The majority of cities in Europe north of the Alps came into being during the Middle Ages. The ruling seat of a sovereign for example a castle often formed the nucleus around which craftsmen, merchants and peasants settled. The principle of founding a city around a ruling seat repeated itself in the age of Absolutism. But the cities that came into existence in the Baroque era of the 17th and 18th centuries have a different character. They are planned cities designed on a drawing board; their structure is often oriented on the ruler's residence and is thus designed to underline his claim of absolute power. Well-known examples of planned Baroque cities in Germany are to be found especially in Baden-Württemberg: Freudenstadt (from 1599), Ludwigsburg north of Stuttgart (from 1704) and Mannheim (from 1720). Erlangen in Bavaria (from 1686) and Bad Karlshafen in Hesse (from 1699) are further well-known examples of planned cities. But the classic example is Karlsruhe, also in Baden-Württemberg, with its spoke-shaped structure (from 1715).
City Foundation The city of Karlsruhe stems from an idea by the Margrave Karl III Wilhelm of Baden-Durlach. The original residence of the margraves in Durlach was destroyed in 1689. Instead of having the castle rebuilt against the wishes of the populace, Karl III Wilhelm decided in favour of a generous new construction a few kilometres to the west. As his model the margrave took Versailles, which had been built just a few years previously under the French King Louis XIV. In 1715 the foundation stone was finally laid for the Karlsruhe Palace, around which the remaining elements of the planned city were oriented. By 1717 the palace was sufficiently complete for the margrave to hold audiences there. This signalled the end of Durlach as a residence city.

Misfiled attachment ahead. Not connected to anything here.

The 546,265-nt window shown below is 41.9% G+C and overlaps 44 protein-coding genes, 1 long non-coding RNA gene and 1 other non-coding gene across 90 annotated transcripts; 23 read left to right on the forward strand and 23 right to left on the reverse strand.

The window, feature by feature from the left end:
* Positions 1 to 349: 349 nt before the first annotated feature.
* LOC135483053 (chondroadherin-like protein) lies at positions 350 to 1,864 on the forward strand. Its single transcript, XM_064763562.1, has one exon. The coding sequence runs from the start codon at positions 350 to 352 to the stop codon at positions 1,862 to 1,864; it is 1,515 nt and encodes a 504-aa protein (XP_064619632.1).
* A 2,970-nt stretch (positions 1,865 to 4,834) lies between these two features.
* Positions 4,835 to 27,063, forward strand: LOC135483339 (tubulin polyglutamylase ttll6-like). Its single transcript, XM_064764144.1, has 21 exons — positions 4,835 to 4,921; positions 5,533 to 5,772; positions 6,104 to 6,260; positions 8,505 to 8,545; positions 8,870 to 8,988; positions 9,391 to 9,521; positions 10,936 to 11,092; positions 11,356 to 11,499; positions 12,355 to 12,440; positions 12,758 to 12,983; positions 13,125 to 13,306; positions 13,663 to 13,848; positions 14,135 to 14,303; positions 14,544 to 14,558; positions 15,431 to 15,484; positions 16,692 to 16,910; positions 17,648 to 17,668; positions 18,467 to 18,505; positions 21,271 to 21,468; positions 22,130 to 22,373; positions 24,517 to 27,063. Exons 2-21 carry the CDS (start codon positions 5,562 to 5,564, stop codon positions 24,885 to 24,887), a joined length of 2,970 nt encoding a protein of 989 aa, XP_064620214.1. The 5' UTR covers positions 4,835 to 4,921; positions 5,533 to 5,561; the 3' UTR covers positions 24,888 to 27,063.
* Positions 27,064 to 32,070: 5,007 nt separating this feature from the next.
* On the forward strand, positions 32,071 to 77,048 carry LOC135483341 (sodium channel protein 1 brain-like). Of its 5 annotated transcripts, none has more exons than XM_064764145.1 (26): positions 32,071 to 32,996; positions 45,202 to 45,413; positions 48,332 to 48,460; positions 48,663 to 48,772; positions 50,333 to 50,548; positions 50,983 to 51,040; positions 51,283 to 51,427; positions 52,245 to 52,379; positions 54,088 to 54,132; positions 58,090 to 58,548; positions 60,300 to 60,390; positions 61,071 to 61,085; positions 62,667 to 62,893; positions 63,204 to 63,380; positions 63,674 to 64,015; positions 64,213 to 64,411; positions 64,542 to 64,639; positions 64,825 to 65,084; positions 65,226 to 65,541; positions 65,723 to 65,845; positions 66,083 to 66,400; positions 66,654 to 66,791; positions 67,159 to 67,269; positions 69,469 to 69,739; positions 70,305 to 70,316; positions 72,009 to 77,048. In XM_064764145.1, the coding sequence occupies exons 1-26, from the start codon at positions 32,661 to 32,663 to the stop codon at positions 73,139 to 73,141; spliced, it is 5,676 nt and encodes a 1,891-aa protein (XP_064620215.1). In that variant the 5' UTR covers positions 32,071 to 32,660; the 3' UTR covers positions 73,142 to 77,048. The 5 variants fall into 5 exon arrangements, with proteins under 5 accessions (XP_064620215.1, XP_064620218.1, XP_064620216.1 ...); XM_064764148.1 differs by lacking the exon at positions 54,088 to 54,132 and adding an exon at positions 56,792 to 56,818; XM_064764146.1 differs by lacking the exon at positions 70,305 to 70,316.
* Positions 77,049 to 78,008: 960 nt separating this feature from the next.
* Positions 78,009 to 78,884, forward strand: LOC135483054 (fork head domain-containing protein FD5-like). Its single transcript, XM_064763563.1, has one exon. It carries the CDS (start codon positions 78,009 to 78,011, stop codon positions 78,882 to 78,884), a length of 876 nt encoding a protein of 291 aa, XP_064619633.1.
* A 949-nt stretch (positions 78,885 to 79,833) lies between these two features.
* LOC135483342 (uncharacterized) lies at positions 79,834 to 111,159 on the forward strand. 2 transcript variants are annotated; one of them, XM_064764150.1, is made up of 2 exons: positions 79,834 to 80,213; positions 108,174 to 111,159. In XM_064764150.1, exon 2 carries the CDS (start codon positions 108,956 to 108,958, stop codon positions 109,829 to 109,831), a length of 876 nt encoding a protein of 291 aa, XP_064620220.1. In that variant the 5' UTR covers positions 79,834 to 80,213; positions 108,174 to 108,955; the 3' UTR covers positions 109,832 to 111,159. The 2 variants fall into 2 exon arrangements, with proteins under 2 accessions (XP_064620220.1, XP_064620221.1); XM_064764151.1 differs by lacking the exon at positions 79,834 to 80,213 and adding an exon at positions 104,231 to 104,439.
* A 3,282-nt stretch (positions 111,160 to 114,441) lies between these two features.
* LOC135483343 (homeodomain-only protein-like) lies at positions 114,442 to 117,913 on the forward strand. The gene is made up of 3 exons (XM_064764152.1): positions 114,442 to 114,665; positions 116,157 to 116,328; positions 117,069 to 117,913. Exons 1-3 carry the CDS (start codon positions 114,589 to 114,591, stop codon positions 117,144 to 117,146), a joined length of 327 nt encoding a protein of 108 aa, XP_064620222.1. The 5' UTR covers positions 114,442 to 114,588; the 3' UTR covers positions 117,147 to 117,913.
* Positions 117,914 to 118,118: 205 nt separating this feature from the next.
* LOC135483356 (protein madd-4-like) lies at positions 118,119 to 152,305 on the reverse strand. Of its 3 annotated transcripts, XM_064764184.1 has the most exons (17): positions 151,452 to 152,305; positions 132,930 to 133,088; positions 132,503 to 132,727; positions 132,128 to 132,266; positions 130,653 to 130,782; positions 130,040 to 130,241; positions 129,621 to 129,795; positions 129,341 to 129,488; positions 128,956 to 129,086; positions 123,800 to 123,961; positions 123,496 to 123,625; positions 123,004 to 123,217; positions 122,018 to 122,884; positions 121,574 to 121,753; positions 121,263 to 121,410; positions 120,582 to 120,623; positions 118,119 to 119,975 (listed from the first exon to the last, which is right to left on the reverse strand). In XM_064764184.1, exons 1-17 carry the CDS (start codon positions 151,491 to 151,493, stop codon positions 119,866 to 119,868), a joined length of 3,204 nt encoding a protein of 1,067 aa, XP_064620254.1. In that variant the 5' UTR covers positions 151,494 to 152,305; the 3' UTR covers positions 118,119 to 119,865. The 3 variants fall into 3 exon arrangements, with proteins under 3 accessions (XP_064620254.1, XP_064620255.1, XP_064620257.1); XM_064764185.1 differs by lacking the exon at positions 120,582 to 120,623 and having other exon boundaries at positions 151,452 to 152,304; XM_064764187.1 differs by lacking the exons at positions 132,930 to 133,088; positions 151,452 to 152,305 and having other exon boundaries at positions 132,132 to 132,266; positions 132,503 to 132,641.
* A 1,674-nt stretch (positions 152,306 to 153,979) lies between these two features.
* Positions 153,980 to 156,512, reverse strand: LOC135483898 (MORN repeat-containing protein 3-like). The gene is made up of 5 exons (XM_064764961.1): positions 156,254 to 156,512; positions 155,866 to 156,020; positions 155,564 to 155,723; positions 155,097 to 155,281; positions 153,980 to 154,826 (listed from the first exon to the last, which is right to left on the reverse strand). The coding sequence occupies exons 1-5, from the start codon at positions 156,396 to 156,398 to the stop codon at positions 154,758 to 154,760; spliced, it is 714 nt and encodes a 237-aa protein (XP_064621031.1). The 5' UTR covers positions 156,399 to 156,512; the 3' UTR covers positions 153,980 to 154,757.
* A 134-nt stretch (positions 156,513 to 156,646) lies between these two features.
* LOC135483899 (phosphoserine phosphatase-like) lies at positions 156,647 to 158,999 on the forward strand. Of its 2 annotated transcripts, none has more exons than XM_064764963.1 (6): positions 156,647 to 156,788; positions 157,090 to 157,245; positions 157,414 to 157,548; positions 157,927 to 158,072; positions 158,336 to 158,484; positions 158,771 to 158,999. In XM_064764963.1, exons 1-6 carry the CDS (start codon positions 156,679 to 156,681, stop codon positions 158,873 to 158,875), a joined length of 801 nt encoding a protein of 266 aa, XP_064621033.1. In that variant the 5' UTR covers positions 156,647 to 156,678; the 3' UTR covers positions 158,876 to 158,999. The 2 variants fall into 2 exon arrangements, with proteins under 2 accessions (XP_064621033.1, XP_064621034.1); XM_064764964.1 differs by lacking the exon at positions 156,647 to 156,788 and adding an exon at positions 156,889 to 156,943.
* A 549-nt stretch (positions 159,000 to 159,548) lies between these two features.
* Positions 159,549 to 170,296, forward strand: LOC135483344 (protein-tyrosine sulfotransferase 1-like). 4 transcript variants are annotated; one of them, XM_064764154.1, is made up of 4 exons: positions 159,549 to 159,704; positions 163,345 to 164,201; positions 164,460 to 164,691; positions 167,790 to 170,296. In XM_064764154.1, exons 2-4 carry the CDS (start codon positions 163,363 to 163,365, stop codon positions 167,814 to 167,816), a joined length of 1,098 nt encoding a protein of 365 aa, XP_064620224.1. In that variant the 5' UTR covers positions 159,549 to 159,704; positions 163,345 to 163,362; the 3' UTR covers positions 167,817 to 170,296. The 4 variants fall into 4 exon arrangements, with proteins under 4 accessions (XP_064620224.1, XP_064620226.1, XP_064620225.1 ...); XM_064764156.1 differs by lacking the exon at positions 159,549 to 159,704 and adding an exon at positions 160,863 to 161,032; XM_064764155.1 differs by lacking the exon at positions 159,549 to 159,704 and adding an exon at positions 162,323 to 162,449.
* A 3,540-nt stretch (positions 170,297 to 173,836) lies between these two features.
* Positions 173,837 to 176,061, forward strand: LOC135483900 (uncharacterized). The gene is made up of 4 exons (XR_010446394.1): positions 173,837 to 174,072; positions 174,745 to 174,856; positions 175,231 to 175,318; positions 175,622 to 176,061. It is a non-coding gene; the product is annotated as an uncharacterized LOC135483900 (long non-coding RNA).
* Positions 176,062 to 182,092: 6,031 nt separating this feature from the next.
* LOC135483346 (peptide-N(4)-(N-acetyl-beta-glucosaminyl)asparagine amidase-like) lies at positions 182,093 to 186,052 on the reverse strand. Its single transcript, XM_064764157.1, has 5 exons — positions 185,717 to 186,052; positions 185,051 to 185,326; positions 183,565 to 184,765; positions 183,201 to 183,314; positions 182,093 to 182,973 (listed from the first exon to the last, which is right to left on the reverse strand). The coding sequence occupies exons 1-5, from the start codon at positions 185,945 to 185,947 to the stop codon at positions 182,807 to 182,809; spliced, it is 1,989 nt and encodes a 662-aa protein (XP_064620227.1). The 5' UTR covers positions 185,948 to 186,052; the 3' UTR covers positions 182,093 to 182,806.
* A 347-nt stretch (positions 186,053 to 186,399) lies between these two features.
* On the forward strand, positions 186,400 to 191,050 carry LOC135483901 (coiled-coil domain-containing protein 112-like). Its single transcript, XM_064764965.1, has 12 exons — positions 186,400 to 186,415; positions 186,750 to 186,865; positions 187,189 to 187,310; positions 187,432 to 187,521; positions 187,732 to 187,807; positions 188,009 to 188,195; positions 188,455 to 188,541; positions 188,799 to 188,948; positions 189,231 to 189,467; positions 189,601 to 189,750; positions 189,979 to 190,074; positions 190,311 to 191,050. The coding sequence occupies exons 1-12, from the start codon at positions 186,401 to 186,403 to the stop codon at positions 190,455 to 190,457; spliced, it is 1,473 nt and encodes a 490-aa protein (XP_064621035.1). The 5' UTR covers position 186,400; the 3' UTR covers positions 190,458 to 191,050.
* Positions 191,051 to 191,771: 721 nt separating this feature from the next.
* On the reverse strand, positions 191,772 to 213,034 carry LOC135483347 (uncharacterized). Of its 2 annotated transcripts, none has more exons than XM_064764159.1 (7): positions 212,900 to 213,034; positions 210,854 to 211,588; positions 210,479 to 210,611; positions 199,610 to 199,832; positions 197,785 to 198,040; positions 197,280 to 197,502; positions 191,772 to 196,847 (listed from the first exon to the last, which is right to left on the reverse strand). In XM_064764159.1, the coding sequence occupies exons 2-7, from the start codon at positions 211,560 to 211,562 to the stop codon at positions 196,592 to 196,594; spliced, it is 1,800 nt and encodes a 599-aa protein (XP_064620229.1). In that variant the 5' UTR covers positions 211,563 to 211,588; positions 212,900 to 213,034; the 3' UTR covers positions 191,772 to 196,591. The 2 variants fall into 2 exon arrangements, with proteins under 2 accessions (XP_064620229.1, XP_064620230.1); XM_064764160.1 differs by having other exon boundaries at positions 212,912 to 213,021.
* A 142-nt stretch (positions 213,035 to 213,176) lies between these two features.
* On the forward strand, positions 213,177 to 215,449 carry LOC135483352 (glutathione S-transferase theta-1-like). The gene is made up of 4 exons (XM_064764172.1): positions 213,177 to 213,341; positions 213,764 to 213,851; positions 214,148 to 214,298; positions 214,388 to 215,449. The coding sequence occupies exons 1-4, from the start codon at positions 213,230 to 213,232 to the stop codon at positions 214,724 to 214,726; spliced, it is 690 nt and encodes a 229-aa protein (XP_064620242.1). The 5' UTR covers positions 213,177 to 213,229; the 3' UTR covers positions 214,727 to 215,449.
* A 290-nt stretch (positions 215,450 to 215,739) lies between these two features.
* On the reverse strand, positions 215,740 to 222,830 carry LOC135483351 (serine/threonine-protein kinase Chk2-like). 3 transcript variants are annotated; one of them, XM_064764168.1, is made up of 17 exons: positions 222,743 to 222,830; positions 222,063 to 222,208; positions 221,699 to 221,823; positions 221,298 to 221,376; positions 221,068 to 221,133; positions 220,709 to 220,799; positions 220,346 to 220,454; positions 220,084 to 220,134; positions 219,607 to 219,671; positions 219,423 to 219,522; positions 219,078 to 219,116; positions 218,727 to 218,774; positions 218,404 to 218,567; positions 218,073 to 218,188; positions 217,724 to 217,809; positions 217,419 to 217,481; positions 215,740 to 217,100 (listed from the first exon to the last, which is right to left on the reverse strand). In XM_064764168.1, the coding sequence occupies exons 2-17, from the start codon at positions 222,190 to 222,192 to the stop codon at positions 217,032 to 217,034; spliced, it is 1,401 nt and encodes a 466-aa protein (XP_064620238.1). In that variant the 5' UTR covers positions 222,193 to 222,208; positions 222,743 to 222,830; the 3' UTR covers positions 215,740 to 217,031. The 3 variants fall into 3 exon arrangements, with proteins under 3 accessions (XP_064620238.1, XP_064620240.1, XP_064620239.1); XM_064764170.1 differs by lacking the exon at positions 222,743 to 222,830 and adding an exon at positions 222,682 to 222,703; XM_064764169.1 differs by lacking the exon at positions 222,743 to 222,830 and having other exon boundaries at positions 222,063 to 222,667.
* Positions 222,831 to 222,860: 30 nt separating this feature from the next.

City Structure and Development Karlsruhe is laid out in a radial pattern. The palace forms the centre, from which 32 streets lead away. To the south the layout opens out in a fan shape. The pleasure garden is enclosed by the buildings of the Orangerie and the royal stables; houses for the royal household and members of the aristocracy, arranged in a crescent, serve as demarcation. Adjoining this complex are town houses aligned along nine streets. Lange Straße, the street running from west to east, marks the clear boundary to the areas used for agriculture and the districts occupied by craftsmen and day labourers. Both of its ends are guarded by gates. The area lying to the north of the palace is devoted to nature. The Hardtwald forest, a game reserve as well as a Fasanerie (pheasant house) and a menagerie served the margrave as recreational areas for hunting or other pursuits. Residents who moved to Karlsruhe were accorded special privileges. The practice of all Christian religions was permitted a Catholic, a Lutheran and a reformed church can be seen on the map. Supra-regional recruitment also attracted people from far away; some even came from France and Italy. In 1719 Karlsruhe already had 2,000 inhabitants. But further growth was slow by 1750 only another 500 new citizens had been added. D. Falk; Ü: J. Attfield